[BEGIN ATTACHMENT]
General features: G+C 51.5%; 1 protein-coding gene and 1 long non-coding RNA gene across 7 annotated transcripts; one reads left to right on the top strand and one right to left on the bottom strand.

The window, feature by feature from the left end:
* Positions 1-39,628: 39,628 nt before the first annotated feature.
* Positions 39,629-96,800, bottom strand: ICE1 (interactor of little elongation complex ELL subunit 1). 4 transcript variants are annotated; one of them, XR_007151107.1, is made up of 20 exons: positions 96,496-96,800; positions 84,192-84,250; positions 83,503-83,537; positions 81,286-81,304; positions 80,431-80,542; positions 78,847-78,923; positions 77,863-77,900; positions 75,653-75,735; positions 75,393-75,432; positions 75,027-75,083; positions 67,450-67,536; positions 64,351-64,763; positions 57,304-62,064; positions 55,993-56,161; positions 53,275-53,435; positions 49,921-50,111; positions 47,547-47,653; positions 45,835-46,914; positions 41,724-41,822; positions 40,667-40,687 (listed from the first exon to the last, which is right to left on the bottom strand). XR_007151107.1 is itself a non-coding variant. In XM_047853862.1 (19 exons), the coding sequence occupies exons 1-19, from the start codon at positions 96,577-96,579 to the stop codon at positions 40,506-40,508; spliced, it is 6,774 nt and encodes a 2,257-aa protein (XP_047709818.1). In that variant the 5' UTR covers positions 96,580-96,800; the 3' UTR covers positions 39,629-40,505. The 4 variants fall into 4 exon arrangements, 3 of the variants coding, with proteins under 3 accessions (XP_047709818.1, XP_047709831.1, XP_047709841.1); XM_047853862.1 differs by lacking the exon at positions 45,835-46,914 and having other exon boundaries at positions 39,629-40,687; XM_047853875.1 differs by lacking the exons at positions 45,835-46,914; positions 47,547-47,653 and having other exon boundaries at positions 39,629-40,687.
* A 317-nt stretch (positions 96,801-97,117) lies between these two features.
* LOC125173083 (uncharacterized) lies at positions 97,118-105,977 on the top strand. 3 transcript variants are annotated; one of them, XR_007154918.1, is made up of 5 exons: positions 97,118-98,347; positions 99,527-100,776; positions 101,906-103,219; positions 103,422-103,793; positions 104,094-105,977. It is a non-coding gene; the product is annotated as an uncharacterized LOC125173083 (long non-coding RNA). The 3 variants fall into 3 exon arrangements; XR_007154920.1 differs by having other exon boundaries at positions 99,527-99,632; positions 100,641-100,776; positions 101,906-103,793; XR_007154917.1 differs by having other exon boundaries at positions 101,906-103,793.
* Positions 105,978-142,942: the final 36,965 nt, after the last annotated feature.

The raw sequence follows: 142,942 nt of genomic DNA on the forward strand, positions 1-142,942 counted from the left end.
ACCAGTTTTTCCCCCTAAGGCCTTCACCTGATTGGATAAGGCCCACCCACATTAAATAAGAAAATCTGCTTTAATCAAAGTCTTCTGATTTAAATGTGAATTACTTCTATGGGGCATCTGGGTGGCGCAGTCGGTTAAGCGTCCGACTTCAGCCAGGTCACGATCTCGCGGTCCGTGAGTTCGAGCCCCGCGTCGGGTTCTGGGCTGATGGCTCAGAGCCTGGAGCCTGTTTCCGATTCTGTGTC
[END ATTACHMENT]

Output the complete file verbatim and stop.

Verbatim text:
General features: G+C 51.5%; 1 protein-coding gene and 1 long non-coding RNA gene across 7 annotated transcripts; one reads left to right on the top strand and one right to left on the bottom strand.

The window, feature by feature from the left end:
* Positions 1-39,628: 39,628 nt before the first annotated feature.
* Positions 39,629-96,800, bottom strand: ICE1 (interactor of little elongation complex ELL subunit 1). 4 transcript variants are annotated; one of them, XR_007151107.1, is made up of 20 exons: positions 96,496-96,800; positions 84,192-84,250; positions 83,503-83,537; positions 81,286-81,304; positions 80,431-80,542; positions 78,847-78,923; positions 77,863-77,900; positions 75,653-75,735; positions 75,393-75,432; positions 75,027-75,083; positions 67,450-67,536; positions 64,351-64,763; positions 57,304-62,064; positions 55,993-56,161; positions 53,275-53,435; positions 49,921-50,111; positions 47,547-47,653; positions 45,835-46,914; positions 41,724-41,822; positions 40,667-40,687 (listed from the first exon to the last, which is right to left on the bottom strand). XR_007151107.1 is itself a non-coding variant. In XM_047853862.1 (19 exons), the coding sequence occupies exons 1-19, from the start codon at positions 96,577-96,579 to the stop codon at positions 40,506-40,508; spliced, it is 6,774 nt and encodes a 2,257-aa protein (XP_047709818.1). In that variant the 5' UTR covers positions 96,580-96,800; the 3' UTR covers positions 39,629-40,505. The 4 variants fall into 4 exon arrangements, 3 of the variants coding, with proteins under 3 accessions (XP_047709818.1, XP_047709831.1, XP_047709841.1); XM_047853862.1 differs by lacking the exon at positions 45,835-46,914 and having other exon boundaries at positions 39,629-40,687; XM_047853875.1 differs by lacking the exons at positions 45,835-46,914; positions 47,547-47,653 and having other exon boundaries at positions 39,629-40,687.
* A 317-nt stretch (positions 96,801-97,117) lies between these two features.
* LOC125173083 (uncharacterized) lies at positions 97,118-105,977 on the top strand. 3 transcript variants are annotated; one of them, XR_007154918.1, is made up of 5 exons: positions 97,118-98,347; positions 99,527-100,776; positions 101,906-103,219; positions 103,422-103,793; positions 104,094-105,977. It is a non-coding gene; the product is annotated as an uncharacterized LOC125173083 (long non-coding RNA). The 3 variants fall into 3 exon arrangements; XR_007154920.1 differs by having other exon boundaries at positions 99,527-99,632; positions 100,641-100,776; positions 101,906-103,793; XR_007154917.1 differs by having other exon boundaries at positions 101,906-103,793.
* Positions 105,978-142,942: the final 36,965 nt, after the last annotated feature.

The raw sequence follows: 142,942 nt of genomic DNA on the forward strand, positions 1-142,942 counted from the left end.
ACCAGTTTTTCCCCCTAAGGCCTTCACCTGATTGGATAAGGCCCACCCACATTAAATAAGAAAATCTGCTTTAATCAAAGTCTTCTGATTTAAATGTGAATTACTTCTATGGGGCATCTGGGTGGCGCAGTCGGTTAAGCGTCCGACTTCAGCCAGGTCACGATCTCGCGGTCCGTGAGTTCGAGCCCCGCGTCGGGTTCTGGGCTGATGGCTCAGAGCCTGGAGCCTGTTTCCGATTCTGTGTC